She says: 'People come to me at three years, seven years, 20 years. They have very specific questions at those stages. At 20 years, they are established designers/makers. They have a good name, a good profile, but maybe not a good income to go with it. The main reason for that is they may have relied on the galleries to sell their work. That scene has changed dramatically -- that whole way of selling craft.
Then it's about asking yourself: are you staying up to date with the market for designers/makers? That has changed dramatically. What business are you creating? It's not just about the products that come out of you, but what are your income streams?'
Small, but perfectly formed: a globe and case from Loraine Rutt
Entrepreneurial is not the same thing as commercial, says van den Akker: 'It means being proactive, understanding who your clients are, what impact your creativity and product can have on an audience -- on your clients... A lot of art colleges do very little in the way of teaching marketing or getting students to understand who their clients are.'
As an example, van den Akker cites a graduate who came up to her at her workshop during New Designers in Business (an annual showcase in Islington for some of the most promising art and design-course graduates).
He was struggling with his marketing, he said, showing her a picture of a huge oak table that took him six months to make, and which would have to be priced at around £12,000.
'So we went through the questions about who would be interested in paying that? They would very likely have a kitchen extension, they would love entertaining. A table like this would be the cherry on the cake of feeling very rich, very lucky or enjoying their good fortune.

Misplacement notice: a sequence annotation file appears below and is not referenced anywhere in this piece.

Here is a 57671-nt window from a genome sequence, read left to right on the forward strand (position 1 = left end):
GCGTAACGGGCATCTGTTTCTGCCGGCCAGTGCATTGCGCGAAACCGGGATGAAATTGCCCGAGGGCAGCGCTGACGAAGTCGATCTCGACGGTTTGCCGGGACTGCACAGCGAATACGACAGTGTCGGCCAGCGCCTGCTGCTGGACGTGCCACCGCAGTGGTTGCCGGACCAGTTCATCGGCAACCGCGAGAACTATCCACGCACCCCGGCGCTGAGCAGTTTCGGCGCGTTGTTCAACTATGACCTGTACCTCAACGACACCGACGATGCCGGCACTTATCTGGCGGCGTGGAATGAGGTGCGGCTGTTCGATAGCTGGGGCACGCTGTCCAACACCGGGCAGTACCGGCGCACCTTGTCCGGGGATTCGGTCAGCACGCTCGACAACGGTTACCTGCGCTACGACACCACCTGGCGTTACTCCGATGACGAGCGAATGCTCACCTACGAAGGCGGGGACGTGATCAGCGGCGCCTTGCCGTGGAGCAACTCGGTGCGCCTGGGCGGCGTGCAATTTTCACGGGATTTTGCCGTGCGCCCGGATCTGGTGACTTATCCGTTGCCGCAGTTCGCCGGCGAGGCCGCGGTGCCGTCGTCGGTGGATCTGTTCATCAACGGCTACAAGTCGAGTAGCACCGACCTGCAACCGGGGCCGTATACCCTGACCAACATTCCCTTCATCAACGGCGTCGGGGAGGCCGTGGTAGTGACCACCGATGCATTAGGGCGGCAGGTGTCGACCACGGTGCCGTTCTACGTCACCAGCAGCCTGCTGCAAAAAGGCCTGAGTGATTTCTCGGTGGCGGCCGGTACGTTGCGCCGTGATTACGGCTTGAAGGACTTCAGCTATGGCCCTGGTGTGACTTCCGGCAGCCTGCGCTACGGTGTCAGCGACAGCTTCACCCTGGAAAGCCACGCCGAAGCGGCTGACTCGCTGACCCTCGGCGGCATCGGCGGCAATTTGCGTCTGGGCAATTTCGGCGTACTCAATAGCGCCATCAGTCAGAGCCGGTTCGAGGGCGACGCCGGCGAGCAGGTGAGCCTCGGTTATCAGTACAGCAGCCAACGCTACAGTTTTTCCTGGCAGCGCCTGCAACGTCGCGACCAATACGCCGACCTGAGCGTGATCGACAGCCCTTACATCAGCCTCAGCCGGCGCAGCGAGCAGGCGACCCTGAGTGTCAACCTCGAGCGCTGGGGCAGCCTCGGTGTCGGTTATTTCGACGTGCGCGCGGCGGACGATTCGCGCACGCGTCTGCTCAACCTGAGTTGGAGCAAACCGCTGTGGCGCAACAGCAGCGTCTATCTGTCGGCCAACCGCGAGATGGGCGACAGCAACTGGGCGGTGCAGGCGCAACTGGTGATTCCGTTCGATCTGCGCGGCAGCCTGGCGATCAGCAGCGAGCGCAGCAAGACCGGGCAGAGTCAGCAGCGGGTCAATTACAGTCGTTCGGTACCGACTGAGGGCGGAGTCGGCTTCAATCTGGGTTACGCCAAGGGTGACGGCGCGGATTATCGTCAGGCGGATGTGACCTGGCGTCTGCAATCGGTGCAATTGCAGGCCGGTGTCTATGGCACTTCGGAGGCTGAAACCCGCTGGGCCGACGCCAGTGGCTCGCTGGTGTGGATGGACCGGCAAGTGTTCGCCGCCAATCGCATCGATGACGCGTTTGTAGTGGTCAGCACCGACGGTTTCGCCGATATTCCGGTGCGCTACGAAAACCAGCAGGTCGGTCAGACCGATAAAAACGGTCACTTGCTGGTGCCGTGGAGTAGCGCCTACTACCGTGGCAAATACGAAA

And they might like to have some input. I told him: 'You need to be selling the idea that they will be working with you, that they can participate in the fun of the creative process.' I said: 'Make a couple of good pictures and sell the aspiration, not the product".'
As for Rutt, she realised that small-batch slip-casting could speed up the first part of the making, allowing her to spend time on the fun part -- scribing the craters, the mountain ranges, the coastlines and then painting and customising each globe. She also decided that her typical customer would want the presentation to be every bit as exquisite and artisanal as the creations inside. She found a British maker to create cases out of hand-turned, wind-felled oak, and another who could hand-tool them in leather. She then hand-painted maps and astral charts on the interiors and gilded the apertures to create the most treasurable version of the globe possible.
And her hard work is paying off: having finished the range in early 2016, she was immediately listed on the luxury website Culture Label. Better still, her collection has been snapped up by one of London's leading galleries, TAG Fine Arts, which has sold nearly every piece wherever it has shown them, in London and New York. This opens new doors for Rutt. She says: 'TAG has an established marketplace for cartographically inspired art. So, now I have a viewing platform for all these other things that I want to make. It's incredibly exciting.'
It would seem appropriate to wish this entrepreneurial artist bon voyage.